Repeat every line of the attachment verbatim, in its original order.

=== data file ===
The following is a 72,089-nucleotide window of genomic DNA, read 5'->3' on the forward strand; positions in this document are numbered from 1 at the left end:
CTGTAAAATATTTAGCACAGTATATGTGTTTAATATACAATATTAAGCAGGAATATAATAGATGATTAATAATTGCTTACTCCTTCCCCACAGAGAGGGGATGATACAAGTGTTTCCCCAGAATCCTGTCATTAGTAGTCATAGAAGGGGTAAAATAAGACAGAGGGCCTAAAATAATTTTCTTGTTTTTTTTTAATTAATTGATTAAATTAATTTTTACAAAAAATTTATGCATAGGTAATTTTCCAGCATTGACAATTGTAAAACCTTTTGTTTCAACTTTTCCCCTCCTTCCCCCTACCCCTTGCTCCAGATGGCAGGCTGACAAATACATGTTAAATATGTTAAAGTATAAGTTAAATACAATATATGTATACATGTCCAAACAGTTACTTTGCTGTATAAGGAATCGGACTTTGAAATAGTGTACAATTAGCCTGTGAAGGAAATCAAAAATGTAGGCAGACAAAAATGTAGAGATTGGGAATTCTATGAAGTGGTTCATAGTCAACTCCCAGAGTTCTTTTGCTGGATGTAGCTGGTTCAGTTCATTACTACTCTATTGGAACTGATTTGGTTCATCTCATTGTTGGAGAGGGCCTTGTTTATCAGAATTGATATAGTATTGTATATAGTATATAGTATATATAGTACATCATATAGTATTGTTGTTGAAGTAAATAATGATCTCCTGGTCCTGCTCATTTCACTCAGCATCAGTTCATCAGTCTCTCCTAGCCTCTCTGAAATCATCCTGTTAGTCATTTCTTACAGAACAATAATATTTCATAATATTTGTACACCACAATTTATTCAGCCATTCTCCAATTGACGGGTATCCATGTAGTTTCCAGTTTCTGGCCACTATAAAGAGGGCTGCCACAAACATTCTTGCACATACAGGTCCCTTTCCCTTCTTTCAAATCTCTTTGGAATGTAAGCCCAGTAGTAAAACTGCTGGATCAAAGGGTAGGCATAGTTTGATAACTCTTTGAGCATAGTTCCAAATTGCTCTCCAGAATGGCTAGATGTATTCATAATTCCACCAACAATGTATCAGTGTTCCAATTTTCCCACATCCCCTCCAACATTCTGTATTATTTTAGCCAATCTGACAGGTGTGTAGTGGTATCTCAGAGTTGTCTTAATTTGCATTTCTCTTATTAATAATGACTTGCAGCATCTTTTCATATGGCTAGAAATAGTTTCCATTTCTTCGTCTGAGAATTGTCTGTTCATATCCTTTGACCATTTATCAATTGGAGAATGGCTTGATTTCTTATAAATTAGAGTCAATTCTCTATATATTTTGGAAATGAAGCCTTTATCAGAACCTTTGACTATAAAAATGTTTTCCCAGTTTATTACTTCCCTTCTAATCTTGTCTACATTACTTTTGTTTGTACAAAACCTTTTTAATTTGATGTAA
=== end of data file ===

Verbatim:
The following is a 72,089-nucleotide window of genomic DNA, read 5'->3' on the forward strand; positions in this document are numbered from 1 at the left end:
CTGTAAAATATTTAGCACAGTATATGTGTTTAATATACAATATTAAGCAGGAATATAATAGATGATTAATAATTGCTTACTCCTTCCCCACAGAGAGGGGATGATACAAGTGTTTCCCCAGAATCCTGTCATTAGTAGTCATAGAAGGGGTAAAATAAGACAGAGGGCCTAAAATAATTTTCTTGTTTTTTTTTAATTAATTGATTAAATTAATTTTTACAAAAAATTTATGCATAGGTAATTTTCCAGCATTGACAATTGTAAAACCTTTTGTTTCAACTTTTCCCCTCCTTCCCCCTACCCCTTGCTCCAGATGGCAGGCTGACAAATACATGTTAAATATGTTAAAGTATAAGTTAAATACAATATATGTATACATGTCCAAACAGTTACTTTGCTGTATAAGGAATCGGACTTTGAAATAGTGTACAATTAGCCTGTGAAGGAAATCAAAAATGTAGGCAGACAAAAATGTAGAGATTGGGAATTCTATGAAGTGGTTCATAGTCAACTCCCAGAGTTCTTTTGCTGGATGTAGCTGGTTCAGTTCATTACTACTCTATTGGAACTGATTTGGTTCATCTCATTGTTGGAGAGGGCCTTGTTTATCAGAATTGATATAGTATTGTATATAGTATATAGTATATATAGTACATCATATAGTATTGTTGTTGAAGTAAATAATGATCTCCTGGTCCTGCTCATTTCACTCAGCATCAGTTCATCAGTCTCTCCTAGCCTCTCTGAAATCATCCTGTTAGTCATTTCTTACAGAACAATAATATTTCATAATATTTGTACACCACAATTTATTCAGCCATTCTCCAATTGACGGGTATCCATGTAGTTTCCAGTTTCTGGCCACTATAAAGAGGGCTGCCACAAACATTCTTGCACATACAGGTCCCTTTCCCTTCTTTCAAATCTCTTTGGAATGTAAGCCCAGTAGTAAAACTGCTGGATCAAAGGGTAGGCATAGTTTGATAACTCTTTGAGCATAGTTCCAAATTGCTCTCCAGAATGGCTAGATGTATTCATAATTCCACCAACAATGTATCAGTGTTCCAATTTTCCCACATCCCCTCCAACATTCTGTATTATTTTAGCCAATCTGACAGGTGTGTAGTGGTATCTCAGAGTTGTCTTAATTTGCATTTCTCTTATTAATAATGACTTGCAGCATCTTTTCATATGGCTAGAAATAGTTTCCATTTCTTCGTCTGAGAATTGTCTGTTCATATCCTTTGACCATTTATCAATTGGAGAATGGCTTGATTTCTTATAAATTAGAGTCAATTCTCTATATATTTTGGAAATGAAGCCTTTATCAGAACCTTTGACTATAAAAATGTTTTCCCAGTTTATTACTTCCCTTCTAATCTTGTCTACATTACTTTTGTTTGTACAAAACCTTTTTAATTTGATGTAA